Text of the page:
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Tiny yet Powerful

Updated: Feb 14

  • You can start the day with sprouts in oatmeal or yogurt, they go well in soups and stews, they are stuffed into minced meat dishes, as well as fried, they partially replace onions and mushrooms.

  • There is a legend that in the 18th century, sailors led by Jameson Cook who suffered from scurvy, a disease caused by a lack of vitamin C, found salvation in a diet rich in various germs. They grew them themselves and thus provided them with a constant source of this important vitamin.

  • Although tiny like grasses, sprouts are rich in vitamins and enzymes. They give the body energy and much-needed nutrients because they are valid for plants at their peak of strength and vitality. All substances that are in the seed during germination are activated and change from a complex to a simpler form, starch to simple sugars, proteins and amino acids. Experts recommend them fresh, although they can be thermally processed, especially the seeds of lentils, corn, peas, soybeans, and wheat.

  • During spring and summer, they are especially welcome because they cool the body, so sprouts should be added to the daily menu. They mix well in different dishes. You can start the day with them, for example, with a healthy breakfast of oatmeal or yogurt. Sprouts go well in soups and stews, fillings in minced meat dishes as well as fried ones where they partially replace onions and mushrooms. They are also compatible with omelets, especially vegetable dishes, salads, and are added to ground products.

  • They are used as a substitute for other salads, they are used in sandwiches or savory pancakes, in bread dough and in increasingly popular Chinese dishes.

  • Sprouts can also be made at home, but it takes "a little time to get into the trick." First, healthy organic seeds must be obtained. You should soak them and leave them at room temperature around 20 °C. Depending on the species, they should stand for one to seven days. The highest nutritional value of seeds and legumes is about seventy hours after the beginning of germination, after which that value decreases. Among the legumes are: beans, soybeans, chickpeas, peas, lentils, and among the cereals: wheat, corn, oats, sesame, rye, and barley. Broccoli, radishes, mustard, onions, and chives are no less tasty and nutritious. The sprouts of most plants are tasty, some are a little bitter or germinate too slowly, and only a few are harmful, such as potato sprouts. If grown at home, they must be washed well to remove potentially harmful microorganisms and always stored in the refrigerator. With all precautions, you should rely on sight, smell, and taste when evaluating freshness. And the first alarm is the smell of mold. As an additional precaution, heat treatment is advised, and darkness, heat and not too much moisture are the most important elements of cultivation. And advice: you should not overdo it with sprouts in your diet.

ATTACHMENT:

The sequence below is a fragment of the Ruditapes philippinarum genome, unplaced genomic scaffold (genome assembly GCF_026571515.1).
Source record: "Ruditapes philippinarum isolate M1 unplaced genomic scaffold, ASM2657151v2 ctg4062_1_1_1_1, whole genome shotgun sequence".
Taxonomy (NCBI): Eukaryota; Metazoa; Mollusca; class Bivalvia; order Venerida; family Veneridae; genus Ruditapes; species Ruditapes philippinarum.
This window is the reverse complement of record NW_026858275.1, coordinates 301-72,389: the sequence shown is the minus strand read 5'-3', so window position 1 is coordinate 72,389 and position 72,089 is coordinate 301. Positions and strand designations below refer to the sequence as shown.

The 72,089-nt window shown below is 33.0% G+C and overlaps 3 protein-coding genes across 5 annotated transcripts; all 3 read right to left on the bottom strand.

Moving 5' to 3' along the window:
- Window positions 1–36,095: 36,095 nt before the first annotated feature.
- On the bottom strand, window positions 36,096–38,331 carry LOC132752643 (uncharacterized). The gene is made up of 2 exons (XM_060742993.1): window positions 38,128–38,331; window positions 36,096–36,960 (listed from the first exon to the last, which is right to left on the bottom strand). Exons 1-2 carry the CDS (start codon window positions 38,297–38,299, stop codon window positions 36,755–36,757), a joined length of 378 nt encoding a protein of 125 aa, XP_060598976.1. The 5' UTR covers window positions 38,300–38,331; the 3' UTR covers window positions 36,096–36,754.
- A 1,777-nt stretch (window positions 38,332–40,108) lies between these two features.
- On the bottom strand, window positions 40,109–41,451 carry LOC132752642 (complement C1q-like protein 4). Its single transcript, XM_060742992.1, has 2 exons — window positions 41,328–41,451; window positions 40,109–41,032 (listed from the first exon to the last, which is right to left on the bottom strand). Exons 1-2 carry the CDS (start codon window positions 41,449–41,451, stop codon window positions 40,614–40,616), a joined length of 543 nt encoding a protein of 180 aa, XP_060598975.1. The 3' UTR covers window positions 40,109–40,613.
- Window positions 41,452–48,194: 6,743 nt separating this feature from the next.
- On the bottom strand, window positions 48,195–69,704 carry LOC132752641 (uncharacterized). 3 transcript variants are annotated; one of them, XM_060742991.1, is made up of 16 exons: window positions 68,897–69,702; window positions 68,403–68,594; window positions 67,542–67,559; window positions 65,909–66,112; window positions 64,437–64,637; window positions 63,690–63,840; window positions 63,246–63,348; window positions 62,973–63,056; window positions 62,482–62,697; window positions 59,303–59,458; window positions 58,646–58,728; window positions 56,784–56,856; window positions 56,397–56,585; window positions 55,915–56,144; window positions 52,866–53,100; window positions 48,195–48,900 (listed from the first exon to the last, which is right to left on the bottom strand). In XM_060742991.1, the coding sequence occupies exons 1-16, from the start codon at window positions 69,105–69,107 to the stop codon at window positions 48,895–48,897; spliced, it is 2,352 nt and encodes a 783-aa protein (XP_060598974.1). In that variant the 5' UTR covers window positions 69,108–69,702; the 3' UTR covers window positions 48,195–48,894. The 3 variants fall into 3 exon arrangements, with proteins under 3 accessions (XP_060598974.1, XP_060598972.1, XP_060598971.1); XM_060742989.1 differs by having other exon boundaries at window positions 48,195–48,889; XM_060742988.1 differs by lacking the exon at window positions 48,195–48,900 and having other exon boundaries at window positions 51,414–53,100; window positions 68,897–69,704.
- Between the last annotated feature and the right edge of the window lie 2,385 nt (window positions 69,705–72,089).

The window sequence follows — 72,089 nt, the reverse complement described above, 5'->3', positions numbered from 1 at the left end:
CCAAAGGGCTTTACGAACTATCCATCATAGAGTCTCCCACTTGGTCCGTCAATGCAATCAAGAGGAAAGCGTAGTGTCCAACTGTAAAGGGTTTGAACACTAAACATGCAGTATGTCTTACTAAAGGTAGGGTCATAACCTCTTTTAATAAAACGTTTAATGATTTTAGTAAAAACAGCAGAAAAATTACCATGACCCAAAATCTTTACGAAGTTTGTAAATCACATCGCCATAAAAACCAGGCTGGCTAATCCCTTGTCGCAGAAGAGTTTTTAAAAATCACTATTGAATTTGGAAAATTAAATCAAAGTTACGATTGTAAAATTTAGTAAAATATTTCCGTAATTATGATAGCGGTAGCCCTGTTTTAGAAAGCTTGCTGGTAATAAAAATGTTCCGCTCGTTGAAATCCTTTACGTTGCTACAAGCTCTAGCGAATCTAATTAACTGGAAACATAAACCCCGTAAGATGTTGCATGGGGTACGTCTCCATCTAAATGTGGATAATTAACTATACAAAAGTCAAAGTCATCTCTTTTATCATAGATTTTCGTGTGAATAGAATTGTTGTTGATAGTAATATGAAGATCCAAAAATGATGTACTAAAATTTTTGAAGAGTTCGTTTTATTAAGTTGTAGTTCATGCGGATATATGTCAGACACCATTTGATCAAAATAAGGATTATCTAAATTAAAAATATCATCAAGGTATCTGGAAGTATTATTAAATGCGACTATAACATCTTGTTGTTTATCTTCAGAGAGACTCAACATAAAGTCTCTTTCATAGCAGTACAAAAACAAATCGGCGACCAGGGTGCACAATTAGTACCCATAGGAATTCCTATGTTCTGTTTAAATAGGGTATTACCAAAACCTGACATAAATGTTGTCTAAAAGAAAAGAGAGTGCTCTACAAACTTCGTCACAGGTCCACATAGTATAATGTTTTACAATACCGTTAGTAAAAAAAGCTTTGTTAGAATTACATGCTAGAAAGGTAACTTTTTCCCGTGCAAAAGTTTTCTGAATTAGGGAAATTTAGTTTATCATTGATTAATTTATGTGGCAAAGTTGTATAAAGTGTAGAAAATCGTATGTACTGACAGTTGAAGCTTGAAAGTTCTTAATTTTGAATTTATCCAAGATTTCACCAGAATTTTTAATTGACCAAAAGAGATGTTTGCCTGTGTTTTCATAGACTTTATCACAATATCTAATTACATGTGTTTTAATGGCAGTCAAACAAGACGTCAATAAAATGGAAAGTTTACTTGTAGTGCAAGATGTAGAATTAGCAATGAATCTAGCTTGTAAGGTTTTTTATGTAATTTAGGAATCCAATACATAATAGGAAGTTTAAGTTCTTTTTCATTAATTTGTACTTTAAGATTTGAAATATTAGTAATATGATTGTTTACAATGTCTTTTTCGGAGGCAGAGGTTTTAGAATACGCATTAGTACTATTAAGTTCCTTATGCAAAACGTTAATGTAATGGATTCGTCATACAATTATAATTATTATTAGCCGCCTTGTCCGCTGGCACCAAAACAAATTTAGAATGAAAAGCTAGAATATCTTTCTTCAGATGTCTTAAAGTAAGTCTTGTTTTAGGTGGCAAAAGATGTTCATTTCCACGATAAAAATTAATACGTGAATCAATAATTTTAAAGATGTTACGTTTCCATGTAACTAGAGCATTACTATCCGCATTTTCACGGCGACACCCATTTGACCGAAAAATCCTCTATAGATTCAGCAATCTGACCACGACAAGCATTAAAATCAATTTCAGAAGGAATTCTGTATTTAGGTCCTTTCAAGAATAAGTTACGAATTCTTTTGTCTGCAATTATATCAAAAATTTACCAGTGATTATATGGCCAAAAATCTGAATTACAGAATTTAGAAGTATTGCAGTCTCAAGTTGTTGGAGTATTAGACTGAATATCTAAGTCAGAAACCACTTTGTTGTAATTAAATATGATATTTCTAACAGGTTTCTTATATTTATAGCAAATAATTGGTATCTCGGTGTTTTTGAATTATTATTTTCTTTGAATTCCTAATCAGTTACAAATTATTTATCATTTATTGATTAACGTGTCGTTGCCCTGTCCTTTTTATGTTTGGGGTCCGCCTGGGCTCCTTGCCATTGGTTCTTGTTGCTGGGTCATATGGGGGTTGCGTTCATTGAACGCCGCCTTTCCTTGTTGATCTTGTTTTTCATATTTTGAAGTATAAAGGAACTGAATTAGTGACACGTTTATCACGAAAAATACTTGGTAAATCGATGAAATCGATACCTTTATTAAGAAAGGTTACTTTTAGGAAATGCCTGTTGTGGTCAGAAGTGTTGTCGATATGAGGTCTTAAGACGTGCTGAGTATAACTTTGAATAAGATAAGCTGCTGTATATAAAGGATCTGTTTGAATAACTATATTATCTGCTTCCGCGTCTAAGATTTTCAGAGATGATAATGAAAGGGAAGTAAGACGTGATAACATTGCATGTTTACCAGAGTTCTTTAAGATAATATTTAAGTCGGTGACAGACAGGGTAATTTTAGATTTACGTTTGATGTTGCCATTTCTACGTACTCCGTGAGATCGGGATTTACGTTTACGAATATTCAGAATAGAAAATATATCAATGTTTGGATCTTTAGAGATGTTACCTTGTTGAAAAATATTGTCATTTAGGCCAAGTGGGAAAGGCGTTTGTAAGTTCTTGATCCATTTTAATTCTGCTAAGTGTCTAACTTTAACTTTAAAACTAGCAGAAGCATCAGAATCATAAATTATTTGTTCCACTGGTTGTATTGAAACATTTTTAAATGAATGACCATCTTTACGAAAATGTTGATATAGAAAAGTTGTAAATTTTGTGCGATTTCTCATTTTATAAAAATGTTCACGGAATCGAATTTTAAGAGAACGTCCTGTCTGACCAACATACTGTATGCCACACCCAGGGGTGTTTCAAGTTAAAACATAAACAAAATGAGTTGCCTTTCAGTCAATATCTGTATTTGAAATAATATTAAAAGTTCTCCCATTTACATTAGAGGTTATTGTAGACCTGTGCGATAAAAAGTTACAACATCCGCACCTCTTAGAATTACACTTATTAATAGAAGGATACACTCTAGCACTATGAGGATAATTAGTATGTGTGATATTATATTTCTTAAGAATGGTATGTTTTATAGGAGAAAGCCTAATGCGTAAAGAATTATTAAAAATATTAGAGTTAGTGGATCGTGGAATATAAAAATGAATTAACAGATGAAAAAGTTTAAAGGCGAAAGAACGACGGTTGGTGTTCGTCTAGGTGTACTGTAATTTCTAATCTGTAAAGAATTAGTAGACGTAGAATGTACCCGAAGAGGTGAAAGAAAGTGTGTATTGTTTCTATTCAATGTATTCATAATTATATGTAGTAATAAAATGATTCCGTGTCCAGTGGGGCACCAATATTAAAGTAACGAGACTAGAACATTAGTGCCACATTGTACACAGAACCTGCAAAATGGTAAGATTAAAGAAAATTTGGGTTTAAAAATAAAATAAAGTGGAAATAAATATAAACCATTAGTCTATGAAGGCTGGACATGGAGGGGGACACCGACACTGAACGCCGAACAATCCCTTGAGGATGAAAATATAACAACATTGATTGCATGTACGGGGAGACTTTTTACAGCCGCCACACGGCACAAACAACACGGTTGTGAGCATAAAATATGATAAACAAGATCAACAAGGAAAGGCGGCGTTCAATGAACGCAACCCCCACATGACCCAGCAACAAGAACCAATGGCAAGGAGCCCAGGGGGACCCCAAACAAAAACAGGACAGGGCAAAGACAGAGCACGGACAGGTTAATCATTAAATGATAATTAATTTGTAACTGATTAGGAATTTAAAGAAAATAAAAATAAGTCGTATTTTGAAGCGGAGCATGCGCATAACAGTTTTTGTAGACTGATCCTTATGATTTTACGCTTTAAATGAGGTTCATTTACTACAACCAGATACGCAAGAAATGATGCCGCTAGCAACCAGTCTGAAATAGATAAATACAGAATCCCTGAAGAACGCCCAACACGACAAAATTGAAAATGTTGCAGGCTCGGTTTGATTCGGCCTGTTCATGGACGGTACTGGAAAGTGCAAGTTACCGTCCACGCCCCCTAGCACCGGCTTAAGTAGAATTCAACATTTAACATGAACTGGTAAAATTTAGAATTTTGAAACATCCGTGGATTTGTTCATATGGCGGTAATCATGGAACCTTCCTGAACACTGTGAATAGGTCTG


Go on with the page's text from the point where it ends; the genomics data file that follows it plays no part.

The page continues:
Wheat Germ

  • Put the washed wheat in a glass jar and cover it with lukewarm water, two fingers of seeds and three fingers of water, and let it stand for 12 hours. Then strain the grains and do not throw away the water but drink it because it is full of minerals and vitamins. Cover the jar with cotton gauze and secure it with a rubber band. Until the sprouts grow from 1.5 cm to 2 cm, rinse them once or twice a day with cold water. They must always be moist, but never wet. Place the sprouts in the sun for a few hours before use. Unused ones can be stored for several days in the refrigerator, sealed in a glass container, but they should also be rinsed daily with cold water.

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